“We’ve always made it easy for people who live together to share their Netflix account, with features like separate profiles and multiple streams in our Standard and Premium plans. While these have been hugely popular, they have also created some confusion about when and how Netflix can be shared,” Chengyi Long, Netflix’s Product Innovation Director, noted that the phenomenon of password-sharing of an account impacted the platform’s ability to invest in television and films.
The step follows, after the streaming platform’s decision to deal with the menace of password-sharing more aggresively, since it is competing with the growing OTT market. While the effort to curb password-sharing began in 2019, it wasn’t until last year that Netflix had aggressively pursued an anti-sharing stance.
In 2021, the platform had started a “purge” on the password-sharing trend, by cracking down on non-subscribers using someone else’s password. Instances of non-subscribers receiving a screen prompt that asked for user authorisation via one-time passwords had started doing the rounds.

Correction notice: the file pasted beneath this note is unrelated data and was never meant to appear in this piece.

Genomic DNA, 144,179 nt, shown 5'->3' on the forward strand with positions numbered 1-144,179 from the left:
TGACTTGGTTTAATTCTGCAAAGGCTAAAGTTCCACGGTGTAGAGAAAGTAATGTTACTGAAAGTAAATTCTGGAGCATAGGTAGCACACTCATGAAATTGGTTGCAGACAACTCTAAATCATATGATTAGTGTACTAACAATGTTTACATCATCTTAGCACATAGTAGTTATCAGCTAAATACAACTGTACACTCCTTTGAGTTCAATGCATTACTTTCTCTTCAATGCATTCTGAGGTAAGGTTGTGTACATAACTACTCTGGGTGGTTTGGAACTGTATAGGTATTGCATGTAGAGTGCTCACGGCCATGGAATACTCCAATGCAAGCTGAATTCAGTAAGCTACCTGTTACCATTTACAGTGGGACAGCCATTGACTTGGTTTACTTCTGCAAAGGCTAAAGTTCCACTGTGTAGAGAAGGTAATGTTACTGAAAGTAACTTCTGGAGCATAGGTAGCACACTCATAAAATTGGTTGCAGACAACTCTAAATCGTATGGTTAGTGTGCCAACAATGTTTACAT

Apart from password-sharing, there is also subscription-sharing, wherein, an individual creates an account, known as the “account owner” while others, non-family members, pay or pitch-in to avail the services as a collective. This is majorly practised to access premium services or plans with the maximum number of screens. However, the platforms’ payment system accepts and acknowledges only an individual payment.
Thus, the new test will allow users to add more people with a sum in addition to the existing plans. For instance, the basic, standard, and premium plans for Costa Rica are priced at $8.99, $12.99, and $15.99, respectively. An addition of two more subscribers will entail the subscribers to pay an extra $2.99.
In addition to this, Netflix has also announced a second feature that will aid the primary subscribers by enabling them to transfer user profiles to new accounts called ‘Extra Member’ accounts. This would make it easier for dependent users to pay for their own plans.